You were certain. You were wrong.

Your best move now is to examine what brought you to this point: What did you assume to be true that turned out not to be true?

I answer that I am happy to comply. Where I erred was in making the mistake of forgetting that the GOP justices, like Trump, are liars. So when they lied that “Roe was settled law” I took them at their word and assumed they would focus their energies on enacting the policies the GOP actually cares about while ignoring Roe, as the GOP had done for fifty years. That was indeed a blunder on my part, not a lie. The lies was on the part of the GOP justices. But since it characteristic of the MAGA cult to use accusation as a form of confession, I am not terribly surprised that the cult blames me for believing the lies of the GOP justices rather than blaming the justices who told the lie that they viewed Roe as “settled law” in order to get their seats. The more fool I.

What I failed to see was that Roe is the first, but by no means the last, shot fired in a campaign against the 14th Amendment that means to go far beyond abortion. It remains the case that the far right has no real interest in the unborn, except as human shields for that. But the monomaniac heresy that is the MAGA “prolife” movement is blind to all that. And one small hopeful sign is that some, at least, appear to be figuring that out.

So, for instance, another person who frequently targeted for such personal destruction–to the point where the Cult has physically threatened his family in their super prolifey zeal is David French. He has the number of the MAGA “prolife” cult and writes in his Dispatch Roe is reversed and the Right isn’t ready: A movement animated by rage and fear isn’t ready to embrace life and love.” After praising the fall of Roe, he gets down to reality:

But that’s not the end of the story. Not by a long shot. The two sides of the great American divide are now staring at each other and asking, “Now what?” The answer from pro-life America should be clear and resounding—the commitment to life carries with it a commitment to love, to care for the most vulnerable members of society, both mother and child.

But life and love are countercultural on too many parts of the right. In a time of hate and death, too many members of pro-life America are contributing to both phenomena. Is that too much to say? Is that too strong? I don’t think so.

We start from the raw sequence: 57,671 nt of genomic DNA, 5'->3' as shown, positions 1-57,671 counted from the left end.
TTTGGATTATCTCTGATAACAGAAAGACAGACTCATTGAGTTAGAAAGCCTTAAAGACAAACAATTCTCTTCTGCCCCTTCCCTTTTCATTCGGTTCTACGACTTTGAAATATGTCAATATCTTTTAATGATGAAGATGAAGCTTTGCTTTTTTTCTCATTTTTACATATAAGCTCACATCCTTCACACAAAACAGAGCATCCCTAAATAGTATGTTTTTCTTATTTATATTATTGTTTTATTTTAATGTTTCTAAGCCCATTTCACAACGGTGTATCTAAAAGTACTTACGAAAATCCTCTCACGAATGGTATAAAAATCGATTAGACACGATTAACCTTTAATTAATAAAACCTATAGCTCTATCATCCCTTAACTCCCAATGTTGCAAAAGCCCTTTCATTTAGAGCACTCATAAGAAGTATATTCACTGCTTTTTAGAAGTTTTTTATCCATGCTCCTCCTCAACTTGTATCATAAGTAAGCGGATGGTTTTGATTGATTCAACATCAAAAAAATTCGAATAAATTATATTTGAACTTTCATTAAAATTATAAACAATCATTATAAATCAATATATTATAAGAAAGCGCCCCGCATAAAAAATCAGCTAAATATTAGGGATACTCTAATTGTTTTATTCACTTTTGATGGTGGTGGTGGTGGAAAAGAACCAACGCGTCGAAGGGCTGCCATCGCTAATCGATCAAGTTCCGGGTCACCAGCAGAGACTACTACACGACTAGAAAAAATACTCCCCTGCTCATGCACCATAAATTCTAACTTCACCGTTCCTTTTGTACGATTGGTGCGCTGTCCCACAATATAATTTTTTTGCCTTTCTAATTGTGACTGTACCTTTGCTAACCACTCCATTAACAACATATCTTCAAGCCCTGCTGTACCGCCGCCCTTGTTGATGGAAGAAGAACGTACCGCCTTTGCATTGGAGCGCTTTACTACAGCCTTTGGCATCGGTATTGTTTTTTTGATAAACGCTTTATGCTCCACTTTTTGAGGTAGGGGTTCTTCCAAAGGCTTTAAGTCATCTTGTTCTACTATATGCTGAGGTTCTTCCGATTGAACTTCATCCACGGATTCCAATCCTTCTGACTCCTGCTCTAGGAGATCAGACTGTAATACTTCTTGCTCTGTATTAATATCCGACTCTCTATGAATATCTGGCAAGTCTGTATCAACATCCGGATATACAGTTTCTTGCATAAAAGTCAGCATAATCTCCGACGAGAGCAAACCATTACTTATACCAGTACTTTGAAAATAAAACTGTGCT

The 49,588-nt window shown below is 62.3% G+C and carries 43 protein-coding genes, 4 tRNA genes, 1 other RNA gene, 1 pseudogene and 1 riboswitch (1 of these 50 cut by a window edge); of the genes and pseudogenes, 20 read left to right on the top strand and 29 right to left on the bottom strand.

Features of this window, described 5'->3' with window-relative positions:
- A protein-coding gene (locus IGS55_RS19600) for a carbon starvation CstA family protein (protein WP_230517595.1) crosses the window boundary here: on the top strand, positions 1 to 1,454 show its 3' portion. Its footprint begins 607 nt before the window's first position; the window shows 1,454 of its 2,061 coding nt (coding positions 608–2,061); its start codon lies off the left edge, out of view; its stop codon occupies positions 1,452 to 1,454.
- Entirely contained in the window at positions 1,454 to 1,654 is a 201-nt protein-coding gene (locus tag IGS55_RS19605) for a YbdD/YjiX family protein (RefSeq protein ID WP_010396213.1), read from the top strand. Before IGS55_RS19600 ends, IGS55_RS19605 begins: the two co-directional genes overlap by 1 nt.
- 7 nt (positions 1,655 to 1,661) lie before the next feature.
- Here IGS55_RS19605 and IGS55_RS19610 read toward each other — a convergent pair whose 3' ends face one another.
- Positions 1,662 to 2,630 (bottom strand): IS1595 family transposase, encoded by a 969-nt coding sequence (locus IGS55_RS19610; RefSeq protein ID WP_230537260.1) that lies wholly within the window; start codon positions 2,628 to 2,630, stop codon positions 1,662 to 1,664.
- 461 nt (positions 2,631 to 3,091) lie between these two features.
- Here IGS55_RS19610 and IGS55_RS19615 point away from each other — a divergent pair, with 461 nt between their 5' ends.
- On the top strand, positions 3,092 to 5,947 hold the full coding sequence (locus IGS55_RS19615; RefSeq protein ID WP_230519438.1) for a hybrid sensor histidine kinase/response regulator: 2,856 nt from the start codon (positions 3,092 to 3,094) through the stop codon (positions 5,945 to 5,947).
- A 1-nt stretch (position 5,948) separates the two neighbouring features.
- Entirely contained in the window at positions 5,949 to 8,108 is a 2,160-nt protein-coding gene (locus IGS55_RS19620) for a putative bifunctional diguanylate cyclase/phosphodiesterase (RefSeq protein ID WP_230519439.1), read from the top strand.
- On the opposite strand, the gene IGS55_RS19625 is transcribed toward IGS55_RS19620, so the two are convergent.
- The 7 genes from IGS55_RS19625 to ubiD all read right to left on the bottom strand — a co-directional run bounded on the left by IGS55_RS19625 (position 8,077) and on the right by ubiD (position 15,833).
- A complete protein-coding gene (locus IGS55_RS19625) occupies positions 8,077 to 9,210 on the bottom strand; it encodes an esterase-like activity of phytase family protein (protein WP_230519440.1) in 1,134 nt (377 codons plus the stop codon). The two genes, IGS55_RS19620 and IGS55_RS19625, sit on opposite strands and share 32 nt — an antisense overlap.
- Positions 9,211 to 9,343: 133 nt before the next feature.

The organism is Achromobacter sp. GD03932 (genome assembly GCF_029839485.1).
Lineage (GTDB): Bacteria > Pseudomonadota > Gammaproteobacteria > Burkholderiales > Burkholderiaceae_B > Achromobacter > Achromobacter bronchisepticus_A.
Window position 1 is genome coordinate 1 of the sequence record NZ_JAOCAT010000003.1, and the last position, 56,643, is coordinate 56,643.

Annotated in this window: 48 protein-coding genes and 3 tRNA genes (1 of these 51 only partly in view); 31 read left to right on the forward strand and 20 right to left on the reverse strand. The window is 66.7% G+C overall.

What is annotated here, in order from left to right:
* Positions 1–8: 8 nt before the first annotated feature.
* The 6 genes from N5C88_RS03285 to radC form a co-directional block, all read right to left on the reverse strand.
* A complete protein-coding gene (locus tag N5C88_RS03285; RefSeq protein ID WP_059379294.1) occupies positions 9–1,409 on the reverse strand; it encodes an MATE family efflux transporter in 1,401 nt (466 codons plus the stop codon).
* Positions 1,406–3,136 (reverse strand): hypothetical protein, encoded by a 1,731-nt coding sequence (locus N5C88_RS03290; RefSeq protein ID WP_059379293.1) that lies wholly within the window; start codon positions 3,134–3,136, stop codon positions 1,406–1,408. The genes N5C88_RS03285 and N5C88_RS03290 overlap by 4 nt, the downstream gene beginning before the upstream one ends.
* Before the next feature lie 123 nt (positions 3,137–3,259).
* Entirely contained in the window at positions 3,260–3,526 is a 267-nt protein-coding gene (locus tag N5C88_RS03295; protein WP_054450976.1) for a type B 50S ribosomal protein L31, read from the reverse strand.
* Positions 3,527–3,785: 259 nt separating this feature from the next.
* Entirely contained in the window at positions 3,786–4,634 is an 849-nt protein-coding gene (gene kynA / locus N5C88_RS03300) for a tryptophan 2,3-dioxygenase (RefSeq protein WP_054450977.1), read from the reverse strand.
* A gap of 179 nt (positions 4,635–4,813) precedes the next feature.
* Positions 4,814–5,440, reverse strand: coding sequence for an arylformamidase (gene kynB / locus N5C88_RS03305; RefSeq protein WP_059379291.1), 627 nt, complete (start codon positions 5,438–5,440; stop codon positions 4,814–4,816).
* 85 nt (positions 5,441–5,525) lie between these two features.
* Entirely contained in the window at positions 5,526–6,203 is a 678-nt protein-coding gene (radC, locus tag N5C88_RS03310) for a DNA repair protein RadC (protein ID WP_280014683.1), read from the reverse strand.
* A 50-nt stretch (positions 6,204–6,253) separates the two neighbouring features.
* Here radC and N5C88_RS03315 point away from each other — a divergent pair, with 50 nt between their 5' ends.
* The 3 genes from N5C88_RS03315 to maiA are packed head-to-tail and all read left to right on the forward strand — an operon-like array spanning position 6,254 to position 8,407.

In deep-red America, a wave of performative and punitive legislation is sweeping the land. In the abortion context, bounty-hunting laws in Texas, Idaho, and Oklahoma turn citizens against each other, incentivizing lawsuits even by people who haven’t been harmed by abortion. The pro-life movement, once solidly against prosecuting women who obtain abortions, is now split by an “abolitionist” wing that would not only impose criminal penalties on mothers, it even calls into questions legal protections for the life of the mother when a pregnancy is physically perilous. 

The culture of political engagement centers around animosity. Church and family life is being transformed, congregation by congregation, household by household, by argument and division. The Dobbs ruling has landed in the midst of a sick culture, and the pro-life right is helping make it sick.

Writing in the New York Times, Ross Douthat rightly cautioned that “the vicissitudes of politics and its own compromises have linked the anti-abortion cause to various toxic forces on the right — some libertine and hyperindividualist, others simply hostile to synthesis, conciliation and majoritarian politics.” That’s true, but it doesn’t go far enough. The vicissitudes of politics haven’t just linked the anti-abortion cause to various toxic forces on the right, they’ve transformed parts of the anti-abortion movement, making many of its members as toxic as their “libertine and hyperindividualist” allies. 

He continues:

[T]he Republican branch of the American church is adopting the political culture of the secular right. With a few notable exceptions, it not only didn’t resist the hatred and fury of the MAGA movement, it was the MAGA movement. And this is the culture that’s going to lead the effort to heal our nation, love the marginalized, and ask young women to face an uncertain future and endure a physical ordeal for the sake of sacrificial love?

This brings me to a vital last point. It is a simple truth that when it comes to moral leadership, actions speak so much louder than words. That’s a truth that’s been instilled in me since my youth. Walk your talk. 

And yet. Consider the last two years.